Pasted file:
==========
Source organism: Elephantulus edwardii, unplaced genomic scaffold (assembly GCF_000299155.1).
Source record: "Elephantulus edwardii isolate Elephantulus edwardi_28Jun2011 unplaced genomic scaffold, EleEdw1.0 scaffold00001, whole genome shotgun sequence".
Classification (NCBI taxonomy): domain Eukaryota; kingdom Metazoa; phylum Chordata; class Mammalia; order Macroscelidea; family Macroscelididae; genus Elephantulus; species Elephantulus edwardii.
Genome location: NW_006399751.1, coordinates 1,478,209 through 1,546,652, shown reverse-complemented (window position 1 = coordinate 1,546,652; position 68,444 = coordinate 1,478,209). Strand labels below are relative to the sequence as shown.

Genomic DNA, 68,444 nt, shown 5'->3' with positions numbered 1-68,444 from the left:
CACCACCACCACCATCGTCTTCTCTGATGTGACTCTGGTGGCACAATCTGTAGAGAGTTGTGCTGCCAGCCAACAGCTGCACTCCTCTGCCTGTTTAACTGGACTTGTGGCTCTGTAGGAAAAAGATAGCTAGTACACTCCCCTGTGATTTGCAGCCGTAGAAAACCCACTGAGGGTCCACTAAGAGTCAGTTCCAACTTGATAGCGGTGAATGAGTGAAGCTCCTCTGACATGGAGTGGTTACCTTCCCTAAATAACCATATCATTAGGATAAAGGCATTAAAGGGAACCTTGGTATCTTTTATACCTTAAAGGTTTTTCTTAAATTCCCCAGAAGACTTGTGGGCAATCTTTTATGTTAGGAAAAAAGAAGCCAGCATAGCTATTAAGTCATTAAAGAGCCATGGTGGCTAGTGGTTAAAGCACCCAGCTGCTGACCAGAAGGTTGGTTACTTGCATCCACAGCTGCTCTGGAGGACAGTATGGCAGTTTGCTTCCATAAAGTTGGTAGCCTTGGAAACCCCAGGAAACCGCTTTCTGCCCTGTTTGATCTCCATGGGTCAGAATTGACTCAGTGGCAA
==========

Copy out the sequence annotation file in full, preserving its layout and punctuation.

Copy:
Source organism: Elephantulus edwardii, unplaced genomic scaffold (assembly GCF_000299155.1).
Source record: "Elephantulus edwardii isolate Elephantulus edwardi_28Jun2011 unplaced genomic scaffold, EleEdw1.0 scaffold00001, whole genome shotgun sequence".
Classification (NCBI taxonomy): domain Eukaryota; kingdom Metazoa; phylum Chordata; class Mammalia; order Macroscelidea; family Macroscelididae; genus Elephantulus; species Elephantulus edwardii.
Genome location: NW_006399751.1, coordinates 1,478,209 through 1,546,652, shown reverse-complemented (window position 1 = coordinate 1,546,652; position 68,444 = coordinate 1,478,209). Strand labels below are relative to the sequence as shown.

Genomic DNA, 68,444 nt, shown 5'->3' with positions numbered 1-68,444 from the left:
CACCACCACCACCATCGTCTTCTCTGATGTGACTCTGGTGGCACAATCTGTAGAGAGTTGTGCTGCCAGCCAACAGCTGCACTCCTCTGCCTGTTTAACTGGACTTGTGGCTCTGTAGGAAAAAGATAGCTAGTACACTCCCCTGTGATTTGCAGCCGTAGAAAACCCACTGAGGGTCCACTAAGAGTCAGTTCCAACTTGATAGCGGTGAATGAGTGAAGCTCCTCTGACATGGAGTGGTTACCTTCCCTAAATAACCATATCATTAGGATAAAGGCATTAAAGGGAACCTTGGTATCTTTTATACCTTAAAGGTTTTTCTTAAATTCCCCAGAAGACTTGTGGGCAATCTTTTATGTTAGGAAAAAAGAAGCCAGCATAGCTATTAAGTCATTAAAGAGCCATGGTGGCTAGTGGTTAAAGCACCCAGCTGCTGACCAGAAGGTTGGTTACTTGCATCCACAGCTGCTCTGGAGGACAGTATGGCAGTTTGCTTCCATAAAGTTGGTAGCCTTGGAAACCCCAGGAAACCGCTTTCTGCCCTGTTTGATCTCCATGGGTCAGAATTGACTCAGTGGCAA